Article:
Episode 5 of Winning Time: The Rise of the Lakers Dynasty had a number of moving pieces that left many viewers saying "wow" a few times in light of the events shown. However, as the season has taught us thus far, we should do a little research into what actually happened. For example, was Jack McKinney involved in a terrible bike accident? Also, did Spencer Haywood pave the way for Lebron James and Kobe Bryant? Perhaps more importantly, did Haywood really perform a self-circumcision?
Here’s what we’ve determined for Winning Time episode 5.
By the way, you can catch up with our Fact vs Fiction for Winning Time episode 4 here.
Did Kareem Abdul-Jabbar boycott the Olympics?
Through the course of episode 5, it’s clear that Kareem Abdul-Jabbar (Solomon Hughes) wanted "to do more than get rich and make 'them' happy." He wanted to make an impact socially. With that in mind, Abdul-Jabbar mentions that he boycotted the Olympics on principle.
In real life, Abdul-Jabbar did actually boycott the 1968 Olympics. Sitting down for an interview with Arsenio Hall, the NBA legend described why he opted not to participate in the Mexico City Games that year.
Was there a Jack McKinney bike accident?
As episode 5 of Winning Time was coming to a close, Lakers coach Jack McKinney (Tracy Letts) was seen riding his bike on his way to meet assistant coach Paul Westhead (Jason Segel). Suddenly, a piece from his bike broke off and he had an accident leaving him unconscious in the street.
Sadly, McKinney did have a bike accident.
As detailed in The New York Times, on November 8, 1979, after a 9-4 start to the Lakers’ season, McKinney was riding his bike in the Palos Verdes neighborhood of Los Angeles to meet Westhead for a game of tennis. As McKinney was approaching a stop sign, his bike gears locked and he was tossed over the handlebars onto the street. His head hit the concrete causing a brain injury that would lead to a three-day coma. The accident would have lasting impacts on McKinney’s health and career.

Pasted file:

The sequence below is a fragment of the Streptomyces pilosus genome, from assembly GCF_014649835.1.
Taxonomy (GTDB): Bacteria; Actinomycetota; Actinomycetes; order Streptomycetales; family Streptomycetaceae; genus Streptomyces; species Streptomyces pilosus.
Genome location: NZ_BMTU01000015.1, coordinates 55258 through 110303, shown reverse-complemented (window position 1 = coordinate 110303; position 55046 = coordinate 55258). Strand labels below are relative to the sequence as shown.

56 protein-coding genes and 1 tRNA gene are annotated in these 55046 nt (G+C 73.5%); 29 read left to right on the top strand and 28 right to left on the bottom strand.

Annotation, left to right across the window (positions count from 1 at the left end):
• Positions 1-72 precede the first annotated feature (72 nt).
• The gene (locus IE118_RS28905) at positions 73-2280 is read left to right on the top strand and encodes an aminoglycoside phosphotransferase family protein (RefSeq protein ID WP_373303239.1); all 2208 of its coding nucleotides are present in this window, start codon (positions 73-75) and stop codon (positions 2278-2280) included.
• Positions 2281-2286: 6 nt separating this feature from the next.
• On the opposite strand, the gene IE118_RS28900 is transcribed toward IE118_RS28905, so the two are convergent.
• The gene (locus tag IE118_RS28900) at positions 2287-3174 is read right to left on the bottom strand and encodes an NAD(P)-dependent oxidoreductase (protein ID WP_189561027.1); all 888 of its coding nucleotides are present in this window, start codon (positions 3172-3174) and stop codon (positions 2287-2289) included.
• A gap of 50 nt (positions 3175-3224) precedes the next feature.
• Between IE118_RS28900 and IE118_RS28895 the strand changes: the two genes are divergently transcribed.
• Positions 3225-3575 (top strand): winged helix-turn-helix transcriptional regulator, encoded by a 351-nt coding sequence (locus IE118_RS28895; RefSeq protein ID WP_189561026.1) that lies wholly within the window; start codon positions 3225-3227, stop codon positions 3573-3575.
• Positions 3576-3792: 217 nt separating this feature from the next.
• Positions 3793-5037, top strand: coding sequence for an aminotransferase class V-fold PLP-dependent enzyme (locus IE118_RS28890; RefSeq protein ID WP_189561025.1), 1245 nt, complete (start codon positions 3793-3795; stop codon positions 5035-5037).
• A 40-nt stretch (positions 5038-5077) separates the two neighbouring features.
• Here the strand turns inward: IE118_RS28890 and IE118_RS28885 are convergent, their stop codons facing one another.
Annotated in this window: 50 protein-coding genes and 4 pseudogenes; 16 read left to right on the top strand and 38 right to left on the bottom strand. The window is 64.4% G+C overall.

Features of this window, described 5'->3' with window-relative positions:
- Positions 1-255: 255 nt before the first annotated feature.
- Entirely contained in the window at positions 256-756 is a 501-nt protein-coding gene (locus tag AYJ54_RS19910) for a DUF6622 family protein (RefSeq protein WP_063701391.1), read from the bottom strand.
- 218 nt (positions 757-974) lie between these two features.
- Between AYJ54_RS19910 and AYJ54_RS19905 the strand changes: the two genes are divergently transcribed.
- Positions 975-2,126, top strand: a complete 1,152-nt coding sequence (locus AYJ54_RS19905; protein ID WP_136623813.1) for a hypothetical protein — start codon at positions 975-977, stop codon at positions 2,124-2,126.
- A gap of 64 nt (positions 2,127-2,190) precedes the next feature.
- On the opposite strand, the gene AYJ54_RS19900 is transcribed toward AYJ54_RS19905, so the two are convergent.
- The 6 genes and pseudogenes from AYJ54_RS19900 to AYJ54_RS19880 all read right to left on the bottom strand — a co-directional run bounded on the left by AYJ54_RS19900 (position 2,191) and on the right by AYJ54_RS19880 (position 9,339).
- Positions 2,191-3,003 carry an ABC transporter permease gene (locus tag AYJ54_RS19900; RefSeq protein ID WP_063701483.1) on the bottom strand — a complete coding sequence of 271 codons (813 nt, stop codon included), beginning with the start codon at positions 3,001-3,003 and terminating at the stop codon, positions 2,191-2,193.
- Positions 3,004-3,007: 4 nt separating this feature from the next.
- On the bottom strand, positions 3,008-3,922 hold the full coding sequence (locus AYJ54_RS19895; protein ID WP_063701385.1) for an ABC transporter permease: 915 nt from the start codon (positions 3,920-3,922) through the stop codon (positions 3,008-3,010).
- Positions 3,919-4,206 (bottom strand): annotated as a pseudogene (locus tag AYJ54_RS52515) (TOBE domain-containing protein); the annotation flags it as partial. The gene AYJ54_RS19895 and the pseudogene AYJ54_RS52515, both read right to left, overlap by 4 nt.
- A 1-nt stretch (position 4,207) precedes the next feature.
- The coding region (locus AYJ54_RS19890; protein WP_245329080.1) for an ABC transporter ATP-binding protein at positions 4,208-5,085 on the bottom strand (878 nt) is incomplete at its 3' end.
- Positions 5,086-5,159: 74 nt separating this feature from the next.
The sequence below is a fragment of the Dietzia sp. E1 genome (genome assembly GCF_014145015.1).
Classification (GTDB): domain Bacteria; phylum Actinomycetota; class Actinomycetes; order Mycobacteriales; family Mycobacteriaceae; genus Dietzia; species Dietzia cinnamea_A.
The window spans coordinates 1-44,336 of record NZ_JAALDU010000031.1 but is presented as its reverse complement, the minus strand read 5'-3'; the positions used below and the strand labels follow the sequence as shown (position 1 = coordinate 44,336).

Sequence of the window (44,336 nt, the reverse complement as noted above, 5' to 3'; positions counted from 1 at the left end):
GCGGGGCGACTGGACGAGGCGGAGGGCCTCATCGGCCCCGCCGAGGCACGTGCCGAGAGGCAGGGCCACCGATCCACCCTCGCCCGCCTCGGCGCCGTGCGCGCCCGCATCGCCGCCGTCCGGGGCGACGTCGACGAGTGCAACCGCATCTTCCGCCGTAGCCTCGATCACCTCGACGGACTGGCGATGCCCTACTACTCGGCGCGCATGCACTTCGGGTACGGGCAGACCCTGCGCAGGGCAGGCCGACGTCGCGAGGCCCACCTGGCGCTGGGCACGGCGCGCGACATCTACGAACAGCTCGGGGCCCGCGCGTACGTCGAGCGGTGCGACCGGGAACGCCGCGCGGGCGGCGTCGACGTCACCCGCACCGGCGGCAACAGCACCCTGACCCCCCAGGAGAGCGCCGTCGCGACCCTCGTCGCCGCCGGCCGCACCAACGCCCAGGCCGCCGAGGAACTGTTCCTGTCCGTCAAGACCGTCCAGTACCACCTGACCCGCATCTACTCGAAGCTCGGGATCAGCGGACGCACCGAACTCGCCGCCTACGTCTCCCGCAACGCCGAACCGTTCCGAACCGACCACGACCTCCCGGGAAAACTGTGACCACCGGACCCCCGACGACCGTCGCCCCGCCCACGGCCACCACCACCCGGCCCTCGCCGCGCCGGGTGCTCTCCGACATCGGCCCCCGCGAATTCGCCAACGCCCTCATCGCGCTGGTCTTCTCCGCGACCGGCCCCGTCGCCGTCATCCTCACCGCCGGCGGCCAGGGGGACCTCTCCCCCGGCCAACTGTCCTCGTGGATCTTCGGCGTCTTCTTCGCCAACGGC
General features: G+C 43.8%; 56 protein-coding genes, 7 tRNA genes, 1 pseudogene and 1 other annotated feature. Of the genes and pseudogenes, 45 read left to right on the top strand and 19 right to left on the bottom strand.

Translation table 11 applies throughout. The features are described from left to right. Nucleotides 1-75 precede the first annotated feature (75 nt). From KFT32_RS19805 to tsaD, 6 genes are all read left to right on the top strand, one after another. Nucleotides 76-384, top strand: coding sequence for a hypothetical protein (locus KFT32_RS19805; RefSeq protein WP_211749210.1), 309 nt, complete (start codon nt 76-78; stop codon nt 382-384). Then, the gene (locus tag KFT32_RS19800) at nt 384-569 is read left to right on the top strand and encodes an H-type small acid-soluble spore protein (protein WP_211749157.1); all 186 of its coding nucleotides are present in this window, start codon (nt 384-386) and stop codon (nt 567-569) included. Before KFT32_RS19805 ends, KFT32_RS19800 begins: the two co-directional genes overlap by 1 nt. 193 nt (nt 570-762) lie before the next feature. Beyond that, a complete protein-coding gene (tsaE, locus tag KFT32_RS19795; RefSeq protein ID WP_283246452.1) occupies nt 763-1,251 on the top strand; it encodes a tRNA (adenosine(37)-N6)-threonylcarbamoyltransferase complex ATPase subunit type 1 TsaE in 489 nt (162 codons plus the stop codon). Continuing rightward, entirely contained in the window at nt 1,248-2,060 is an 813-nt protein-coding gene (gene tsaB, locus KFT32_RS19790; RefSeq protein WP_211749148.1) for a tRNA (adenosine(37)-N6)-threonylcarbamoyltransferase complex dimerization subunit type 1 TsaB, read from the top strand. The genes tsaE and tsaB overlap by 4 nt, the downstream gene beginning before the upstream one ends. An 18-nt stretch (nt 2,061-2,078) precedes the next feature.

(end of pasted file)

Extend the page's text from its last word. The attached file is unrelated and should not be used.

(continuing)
Did Spencer Haywood pave the way for Lebron James and Kobe Bryant?
In this latest episode of Winning Time, viewers got introduced to Spencer Haywood (Wood Harris). Outside of being the only one who Kareem Abdul-Jabbar genuinely liked, it’s mentioned that Haywood had to sue his way into the NBA. He was further credited with opening the door for superstars Lebron James and Kobe Bryant to make the jump to the NBA from high school. So is this fact or fiction?
Prior to 1971, the NBA had a rule that a player was considered ineligible to be drafted until four years after his high school graduation or would-be graduation in those cases where the player resigned from high school. However, many saw this policy as a manipulative way for the NBA to compel individuals to play four years in the NCAA. Given that universities stood to make millions on the back of college basketball players, and the league would get "better trained" athletes, the benefits to the players in this arrangement appeared to be unfair.
Enter Spencer Haywood. He graduated from Pershing High School in 1967, went to Trinidad State Junior College in Colorado from 1967 to 1968, went to the University of Detroit from 1968 to 1969, went to the ABA from 1969 to 1970 and signed a deal to spend the 1970-1971 season with NBA’s Seattle SuperSonics. The problem with that was Haywood was technically not eligible to play in the NBA until the 1971-1972 season.
After the commissioner of the time, Walter Kennedy, invalidated Spencer’s NBA contract, Haywood acquired a legal team and sued the league in 1971. The matter went all the way to the Supreme Court in a case titled Haywood v. National Basketball Association, and Haywood’s team won the suit.
As history has shown, NBA greats Michael Jordan, Lebron James, Kobe Bryant, Charles Barkley and even Haywood’s teammate Magic Johnson greatly benefited from the court ruling.
On a slightly unrelated note, if you wanted to know if that story about Haywood’s self-circumcision was true, the answer is yes. He details the event in his autobiography, Spencer Haywood: The Rise, the Fall, the Recovery.
Was Paula Abdul a Laker Girl?
As shown in Winning Time, Paula Abdul (Carina Conti) danced her way into the heart of Jerry Buss (John C. Reilly). She impressed the owner with her nuanced choreography blending cheerleading and dance. So much so she was appointed the leader of the Laker Girls.
Is this true? We’re going to say kind of.
In an interview with James Corden, Paula Abdul herself describes how she came to be a Laker Girl.
What’s not true in terms of Paula Abdul being a Laker girl is that she didn’t join the squad in 1979 as it’s portrayed in the show. She wouldn’t dance as a Laker girl until 1980 as reported by the Los Angeles Times.
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Terrell Smith has a diverse writing background having penned material for a wide array of clients including the federal government and Bravo television personalities. When he’s not writing as Terrell, he’s writing under his pseudonym Tavion Scott, creating scripts for his audio drama podcasts. Terrell is a huge fan of great storytelling when it comes to television and film. Some of his favorite shows include The Crown, WandaVision, Abbot Elementary and Godfather of Harlem. And a fun fact is he's completely dialed into the TLC 90 Day Fiancé universe.